At UW–Madison, most students choose to live on or near campus and typically stay in Madison on the weekends. Therefore, students who commute to the university may face added challenges, in addition to the adjustments all students experience when transitioning to college. Parents can support their students by encouraging them to take part in the clubs, organizations, work opportunities, and campus and community activities available to all students. It’s important that your student spend time on campus when he or she is not in class. Attending athletic events and performances, studying in the libraries, and spending time in the Madison community will help your student feel connected. It is also important to remind your student that he or she is a student first. Allowing your student quiet time to study at home, adjusting household responsibilities (particularly during exam times), and encouraging your student to take advantage of academic support will help your student stay focused on college.

Where do I find information about graduation?

The Secretary of the Faculty coordinates Commencement here at UW–Madison. Their webpage hosts the schedules, attire information, parking details and other general information that you may find helpful as your student prepares to graduate.

My student is sick and missing classes. What should he/she do?

If a student misses classes due to illness, injury, family emergency, or some other reason, it is the responsibility of the student to notify his or her instructors as soon as possible. Your son/daughter should contact his or her professors to let them know of the situation and to develop a plan for making up the work. Accommodations and make-up procedures are at the discretion of the faculty member. The Division of Student Life will not send notice of absence to instructional staff unless the student is unable to do so.

My student is struggling with his academic schedule and not sure what classes to take for next semester. What is the best way to seek advising?

Students who are struggling with their academic schedule or in need of academic counseling should seek the help of their advisor. Each student is assigned to an advisor upon enrollment. Undeclared students are assigned an advisor in the Cross-College Advising Office. Once a student declares a major, he or she will be assigned an advisor in that major. Students should connect with their advisor when they have a question about their academic choices on campus. There may be times when they are feeling perplexed by the overwhelming opportunities presented to them on campus or generally unclear about what they’re supposed to be doing. This is a good time to connect. As a general rule, it is best to see an advisor early. The registration period is the busiest time of the semester for advisors and it can be difficult to get an appointment. Students should evaluate their classes and assess how the semester is going in October, and meet with an advisor before the busy period starts. It’s important to plan ahead. A student may send the advisor an e-mail if there is a short or simple question. Regardless of the reason for seeing an advisor, it’s best to not let any situation get out of control.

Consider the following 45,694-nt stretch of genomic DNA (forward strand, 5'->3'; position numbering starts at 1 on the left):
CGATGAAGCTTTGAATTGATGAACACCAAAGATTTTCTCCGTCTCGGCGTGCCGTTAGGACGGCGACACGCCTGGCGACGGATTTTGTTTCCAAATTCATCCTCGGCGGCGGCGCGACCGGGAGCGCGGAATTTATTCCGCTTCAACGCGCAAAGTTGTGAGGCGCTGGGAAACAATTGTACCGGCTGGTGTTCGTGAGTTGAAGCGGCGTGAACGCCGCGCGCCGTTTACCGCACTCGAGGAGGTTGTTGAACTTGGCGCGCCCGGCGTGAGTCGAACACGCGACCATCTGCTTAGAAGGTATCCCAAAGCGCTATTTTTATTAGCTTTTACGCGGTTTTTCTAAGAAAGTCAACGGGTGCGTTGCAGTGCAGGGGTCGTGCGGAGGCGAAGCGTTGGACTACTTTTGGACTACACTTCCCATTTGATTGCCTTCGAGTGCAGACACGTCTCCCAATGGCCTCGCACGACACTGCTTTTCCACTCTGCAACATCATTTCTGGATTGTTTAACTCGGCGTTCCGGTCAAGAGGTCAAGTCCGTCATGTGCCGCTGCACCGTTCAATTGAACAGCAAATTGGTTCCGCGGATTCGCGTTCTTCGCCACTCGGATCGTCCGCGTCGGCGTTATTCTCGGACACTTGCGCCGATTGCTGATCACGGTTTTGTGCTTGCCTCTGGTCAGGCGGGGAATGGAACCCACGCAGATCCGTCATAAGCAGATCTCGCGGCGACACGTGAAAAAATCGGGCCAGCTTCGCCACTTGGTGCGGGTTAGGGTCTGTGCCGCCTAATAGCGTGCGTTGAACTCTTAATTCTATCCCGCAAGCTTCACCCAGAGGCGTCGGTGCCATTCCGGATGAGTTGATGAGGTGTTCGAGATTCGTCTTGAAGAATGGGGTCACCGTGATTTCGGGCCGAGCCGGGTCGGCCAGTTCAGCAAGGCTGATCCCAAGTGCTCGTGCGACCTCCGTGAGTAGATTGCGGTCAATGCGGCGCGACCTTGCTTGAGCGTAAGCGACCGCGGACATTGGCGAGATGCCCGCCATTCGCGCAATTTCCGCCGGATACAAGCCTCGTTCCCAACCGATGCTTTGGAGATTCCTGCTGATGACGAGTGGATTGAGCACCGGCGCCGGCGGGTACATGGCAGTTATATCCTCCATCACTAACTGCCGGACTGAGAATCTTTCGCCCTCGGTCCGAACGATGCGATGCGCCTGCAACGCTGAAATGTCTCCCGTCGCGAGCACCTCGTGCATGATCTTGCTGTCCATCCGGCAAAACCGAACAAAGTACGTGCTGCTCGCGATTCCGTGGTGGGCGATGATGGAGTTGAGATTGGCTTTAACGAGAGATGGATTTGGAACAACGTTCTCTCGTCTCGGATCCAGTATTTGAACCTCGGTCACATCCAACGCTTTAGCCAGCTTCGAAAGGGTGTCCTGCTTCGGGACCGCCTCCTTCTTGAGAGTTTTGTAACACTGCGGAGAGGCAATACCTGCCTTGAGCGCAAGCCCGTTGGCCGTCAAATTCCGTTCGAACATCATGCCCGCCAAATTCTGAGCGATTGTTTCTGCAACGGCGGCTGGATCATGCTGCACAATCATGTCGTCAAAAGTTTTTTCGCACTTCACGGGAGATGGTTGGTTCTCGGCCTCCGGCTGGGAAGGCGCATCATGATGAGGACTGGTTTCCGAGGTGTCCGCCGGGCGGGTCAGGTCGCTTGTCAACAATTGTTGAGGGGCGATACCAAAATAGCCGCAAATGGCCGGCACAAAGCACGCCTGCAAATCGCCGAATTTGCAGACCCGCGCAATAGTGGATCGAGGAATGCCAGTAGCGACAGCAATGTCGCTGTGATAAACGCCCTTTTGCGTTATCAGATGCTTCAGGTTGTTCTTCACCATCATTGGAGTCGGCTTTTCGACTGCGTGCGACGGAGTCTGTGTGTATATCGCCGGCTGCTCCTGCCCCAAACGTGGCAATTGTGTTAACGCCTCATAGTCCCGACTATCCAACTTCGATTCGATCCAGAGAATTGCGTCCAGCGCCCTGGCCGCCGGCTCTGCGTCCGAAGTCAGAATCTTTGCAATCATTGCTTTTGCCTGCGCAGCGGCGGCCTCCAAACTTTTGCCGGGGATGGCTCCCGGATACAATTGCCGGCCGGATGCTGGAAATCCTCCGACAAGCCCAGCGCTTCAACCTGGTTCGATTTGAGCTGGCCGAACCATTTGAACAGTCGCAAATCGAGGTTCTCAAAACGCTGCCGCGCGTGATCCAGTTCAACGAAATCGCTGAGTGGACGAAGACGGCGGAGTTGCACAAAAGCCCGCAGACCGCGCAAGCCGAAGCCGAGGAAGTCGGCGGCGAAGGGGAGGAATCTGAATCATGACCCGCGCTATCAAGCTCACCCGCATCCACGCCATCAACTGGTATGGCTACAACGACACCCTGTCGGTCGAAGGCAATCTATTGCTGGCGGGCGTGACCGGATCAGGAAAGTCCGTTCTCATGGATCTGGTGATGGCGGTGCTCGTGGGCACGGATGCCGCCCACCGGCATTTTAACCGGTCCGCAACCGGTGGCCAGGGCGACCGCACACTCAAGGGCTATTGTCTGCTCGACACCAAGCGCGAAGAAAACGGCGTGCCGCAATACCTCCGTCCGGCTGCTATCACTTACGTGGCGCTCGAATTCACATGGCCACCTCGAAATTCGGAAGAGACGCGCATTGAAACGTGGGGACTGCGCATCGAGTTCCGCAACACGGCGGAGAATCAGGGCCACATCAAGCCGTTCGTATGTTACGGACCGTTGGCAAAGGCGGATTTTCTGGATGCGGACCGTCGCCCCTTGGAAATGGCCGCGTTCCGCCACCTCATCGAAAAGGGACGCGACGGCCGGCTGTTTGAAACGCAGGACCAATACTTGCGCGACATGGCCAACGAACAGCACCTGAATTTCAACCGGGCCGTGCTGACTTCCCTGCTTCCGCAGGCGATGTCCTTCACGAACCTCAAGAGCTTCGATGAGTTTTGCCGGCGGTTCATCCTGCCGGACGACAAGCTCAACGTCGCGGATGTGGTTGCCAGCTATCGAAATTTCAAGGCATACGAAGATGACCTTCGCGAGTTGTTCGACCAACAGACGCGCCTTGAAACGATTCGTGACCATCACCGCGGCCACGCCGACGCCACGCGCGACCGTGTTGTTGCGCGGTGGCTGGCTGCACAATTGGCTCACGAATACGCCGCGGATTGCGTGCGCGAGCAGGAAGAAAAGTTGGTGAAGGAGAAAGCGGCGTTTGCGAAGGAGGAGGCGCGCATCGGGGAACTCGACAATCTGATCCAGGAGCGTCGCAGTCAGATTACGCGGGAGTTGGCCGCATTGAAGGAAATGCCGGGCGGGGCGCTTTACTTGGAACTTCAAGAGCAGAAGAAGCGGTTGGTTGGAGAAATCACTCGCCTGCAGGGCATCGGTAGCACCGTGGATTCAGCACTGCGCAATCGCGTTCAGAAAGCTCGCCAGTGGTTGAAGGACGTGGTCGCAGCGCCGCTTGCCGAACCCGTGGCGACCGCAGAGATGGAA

How do I see if my student made the Dean’s List?

The Dean’s List is among the ways that UW–Madison recognizes the academic excellence of its students. At the conclusion of each semester, high-achieving students are included on the list and generally receive a letter of recognition from schools or colleges. The honor is also noted on student transcripts. To make the list more accessible to students and parents, the Registrar’s Office hosts a searchable website of honorees at registrar.wisc.edu/deans_list.htm. To be eligible for the Dean’s List, students must complete a minimum of 12 graded degree credits during that semester. Each school or college sets its own GPA requirements to receive honors. Due to privacy laws, questions about a particular student’s eligibility for the Dean’s List should come from the student, and should be directed to the academic affairs section of the dean’s office in the school or college in which the student is enrolled. Questions about the website or eligibility can also be directed to deanslist-registrar@em.wisc.edu. In addition to the new website, University Communications sends notices of Dean’s List honorees to local newspapers across the state and country. Please note that a student must have a valid home address on file with the university for this information to reach a hometown newspaper. To change hometown listings, students should log in to the Student Center module of My UW–Madison at my.wisc.edu and select the Personal Information tab. Announcements are typically sent to the largest-circulation newspaper in the student’s home zip code and take several weeks to process after the end of each semester. University Communications also sends a similar list of graduation announcements. Questions about newspaper publishing schedules are best directed to newspapers. However, resends or problems related to newspaper distribution can be directed to jplucas@wisc.edu.

Careers

How does my student find a campus job?

Students who would like to find work on or off campus during the semester should follow these basic guidelines:

  • Be proactive! Check the Job Center every day; new jobs are posted daily.
  • Explore the “Links” tab, found on the Job Center homepage. Certain departments post job openings on their own site before posting them on the Job Center.
  • Students who are eligible for Work Study should indicate that on applications, resumes, or cover letters.
  • Remember, campus jobs are constantly becoming available, but the best time to search is at the start of a semester.
  • Consider volunteering on campus. A volunteer position can lead to a job in that area.

Financial

How much money should my student put in his/her Housing Food Account?